An example of a multiphase sampler 226 is described in U.S. Pat. No. 6,993,979, assigned to Schlumberger Technology Corporation and incorporated herein by reference in its entirety. The example device includes a multiphase mass flow meter with variable venturi nozzle. A sample of fluids can be obtained within the proximity of the venturi throat of the multiphase sampler 226. In at least some embodiments both the optical absorption measurements and the gas chromatography measurements are obtained from the formation fluid stream close to the venturi throat of the multiphase sampler 226. For example, one or more of the optical analyzer and the gas chromatography module can be incorporated within the multiphase sampler 226.

In a surface embodiment, the analysis process can include one or more manual steps. For example a technician can manually perform a sampling of the composition evaluation by means of a compositional analyzer, such as the gas chromatography module 216. Optical measurements can be obtained from an optical analyzer 214 that can be brought into contact with a flowing stream of hydrocarbons obtained from the well.

Referring next to FIG. 3, a functional block diagram of an embodiment of a fluid analysis system 300 is shown in more detail. The system 300 includes an optical analyzer 314, a compositional analyzer 316 and a data processor 318. The optical analyzer receives a fluid sample 320. In the example embodiments described herein, the fluid samples are hydrocarbon based, but otherwise compositionally unknown at the time of sampling.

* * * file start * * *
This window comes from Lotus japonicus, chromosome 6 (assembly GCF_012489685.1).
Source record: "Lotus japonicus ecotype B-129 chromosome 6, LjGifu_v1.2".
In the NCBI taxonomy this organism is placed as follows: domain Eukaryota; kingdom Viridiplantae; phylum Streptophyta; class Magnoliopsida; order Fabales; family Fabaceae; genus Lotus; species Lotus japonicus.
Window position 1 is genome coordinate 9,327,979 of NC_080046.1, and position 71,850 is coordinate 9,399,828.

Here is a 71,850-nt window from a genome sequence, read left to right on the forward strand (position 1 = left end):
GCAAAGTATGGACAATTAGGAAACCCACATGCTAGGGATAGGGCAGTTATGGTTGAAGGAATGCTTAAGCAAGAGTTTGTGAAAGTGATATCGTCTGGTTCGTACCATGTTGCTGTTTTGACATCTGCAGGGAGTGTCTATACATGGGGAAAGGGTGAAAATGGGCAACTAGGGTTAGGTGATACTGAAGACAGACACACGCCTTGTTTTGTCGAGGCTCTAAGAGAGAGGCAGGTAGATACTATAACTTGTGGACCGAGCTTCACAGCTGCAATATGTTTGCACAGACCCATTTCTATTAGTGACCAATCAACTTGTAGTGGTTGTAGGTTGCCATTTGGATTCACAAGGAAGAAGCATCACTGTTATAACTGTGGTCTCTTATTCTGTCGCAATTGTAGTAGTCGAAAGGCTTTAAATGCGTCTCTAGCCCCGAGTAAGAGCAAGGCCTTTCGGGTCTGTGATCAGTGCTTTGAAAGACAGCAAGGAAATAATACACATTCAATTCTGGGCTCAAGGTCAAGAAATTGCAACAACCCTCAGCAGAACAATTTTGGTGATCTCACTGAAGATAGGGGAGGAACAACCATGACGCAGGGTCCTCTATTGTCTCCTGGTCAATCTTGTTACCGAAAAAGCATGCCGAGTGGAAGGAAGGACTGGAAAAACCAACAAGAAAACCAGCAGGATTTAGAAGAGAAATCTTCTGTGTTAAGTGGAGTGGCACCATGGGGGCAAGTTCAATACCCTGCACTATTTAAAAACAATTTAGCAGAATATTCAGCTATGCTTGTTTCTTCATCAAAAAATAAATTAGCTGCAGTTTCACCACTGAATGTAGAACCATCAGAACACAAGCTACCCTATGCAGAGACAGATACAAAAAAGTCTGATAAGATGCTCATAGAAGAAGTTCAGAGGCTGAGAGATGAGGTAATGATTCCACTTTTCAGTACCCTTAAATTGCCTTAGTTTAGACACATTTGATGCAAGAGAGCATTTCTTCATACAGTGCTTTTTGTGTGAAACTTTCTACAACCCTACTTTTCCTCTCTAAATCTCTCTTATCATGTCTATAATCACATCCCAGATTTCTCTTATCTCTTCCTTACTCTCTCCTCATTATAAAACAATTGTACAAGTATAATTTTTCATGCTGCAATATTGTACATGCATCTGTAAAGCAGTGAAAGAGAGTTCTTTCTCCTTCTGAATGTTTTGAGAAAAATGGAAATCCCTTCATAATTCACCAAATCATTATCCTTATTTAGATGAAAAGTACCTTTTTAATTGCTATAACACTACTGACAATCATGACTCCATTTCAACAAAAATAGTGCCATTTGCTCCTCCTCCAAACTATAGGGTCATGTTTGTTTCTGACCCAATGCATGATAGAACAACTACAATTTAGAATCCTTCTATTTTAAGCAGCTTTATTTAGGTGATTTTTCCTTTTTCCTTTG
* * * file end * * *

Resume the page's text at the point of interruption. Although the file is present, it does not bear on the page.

In some embodiments, the optical analyzer 314 contains an optical absorption spectrometer. Absorption spectra, for example, in the visible to near infrared region can be used to make low-resolution compositional analysis of a sample of fluids. One or more of visible and near infrared light to quantify a fluids composition as it flows through the analyzer 314. A spectrum of light is transmitted through the fluid to an array of detectors tuned to selected wavelengths. The amount of light absorbed by the fluid depends on its composition. The measured absorption spectrum is represented as a linear combination of unique absorption spectra, such as spectra for C1, C2-C5, C6 +, CO2 and H2O, allowing determination of the weight percent of each molecular group. One example of an optical analyzer 314 is the CFA module introduced above.